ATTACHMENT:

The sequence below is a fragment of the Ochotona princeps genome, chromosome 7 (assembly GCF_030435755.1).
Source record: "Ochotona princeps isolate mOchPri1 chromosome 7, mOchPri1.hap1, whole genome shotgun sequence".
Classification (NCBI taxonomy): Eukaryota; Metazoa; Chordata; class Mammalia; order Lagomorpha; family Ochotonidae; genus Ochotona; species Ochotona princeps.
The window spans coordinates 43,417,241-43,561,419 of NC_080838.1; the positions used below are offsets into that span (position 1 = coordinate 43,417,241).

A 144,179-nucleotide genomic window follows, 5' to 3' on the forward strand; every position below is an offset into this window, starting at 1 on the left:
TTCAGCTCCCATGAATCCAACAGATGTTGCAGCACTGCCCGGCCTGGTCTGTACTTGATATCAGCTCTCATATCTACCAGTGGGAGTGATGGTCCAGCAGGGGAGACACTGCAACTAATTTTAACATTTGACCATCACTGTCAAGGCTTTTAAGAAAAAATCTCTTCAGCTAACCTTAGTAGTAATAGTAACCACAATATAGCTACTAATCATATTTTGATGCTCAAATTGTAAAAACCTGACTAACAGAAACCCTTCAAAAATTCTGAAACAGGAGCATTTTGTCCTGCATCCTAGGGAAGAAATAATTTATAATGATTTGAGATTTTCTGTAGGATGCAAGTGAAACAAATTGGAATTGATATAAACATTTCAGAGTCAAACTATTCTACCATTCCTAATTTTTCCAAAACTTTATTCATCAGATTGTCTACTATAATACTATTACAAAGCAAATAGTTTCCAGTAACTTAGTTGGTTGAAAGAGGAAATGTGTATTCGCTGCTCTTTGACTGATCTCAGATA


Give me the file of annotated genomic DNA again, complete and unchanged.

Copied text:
The sequence below is a fragment of the Ochotona princeps genome, chromosome 7 (assembly GCF_030435755.1).
Source record: "Ochotona princeps isolate mOchPri1 chromosome 7, mOchPri1.hap1, whole genome shotgun sequence".
Classification (NCBI taxonomy): Eukaryota; Metazoa; Chordata; class Mammalia; order Lagomorpha; family Ochotonidae; genus Ochotona; species Ochotona princeps.
The window spans coordinates 43,417,241-43,561,419 of NC_080838.1; the positions used below are offsets into that span (position 1 = coordinate 43,417,241).

A 144,179-nucleotide genomic window follows, 5' to 3' on the forward strand; every position below is an offset into this window, starting at 1 on the left:
TTCAGCTCCCATGAATCCAACAGATGTTGCAGCACTGCCCGGCCTGGTCTGTACTTGATATCAGCTCTCATATCTACCAGTGGGAGTGATGGTCCAGCAGGGGAGACACTGCAACTAATTTTAACATTTGACCATCACTGTCAAGGCTTTTAAGAAAAAATCTCTTCAGCTAACCTTAGTAGTAATAGTAACCACAATATAGCTACTAATCATATTTTGATGCTCAAATTGTAAAAACCTGACTAACAGAAACCCTTCAAAAATTCTGAAACAGGAGCATTTTGTCCTGCATCCTAGGGAAGAAATAATTTATAATGATTTGAGATTTTCTGTAGGATGCAAGTGAAACAAATTGGAATTGATATAAACATTTCAGAGTCAAACTATTCTACCATTCCTAATTTTTCCAAAACTTTATTCATCAGATTGTCTACTATAATACTATTACAAAGCAAATAGTTTCCAGTAACTTAGTTGGTTGAAAGAGGAAATGTGTATTCGCTGCTCTTTGACTGATCTCAGATA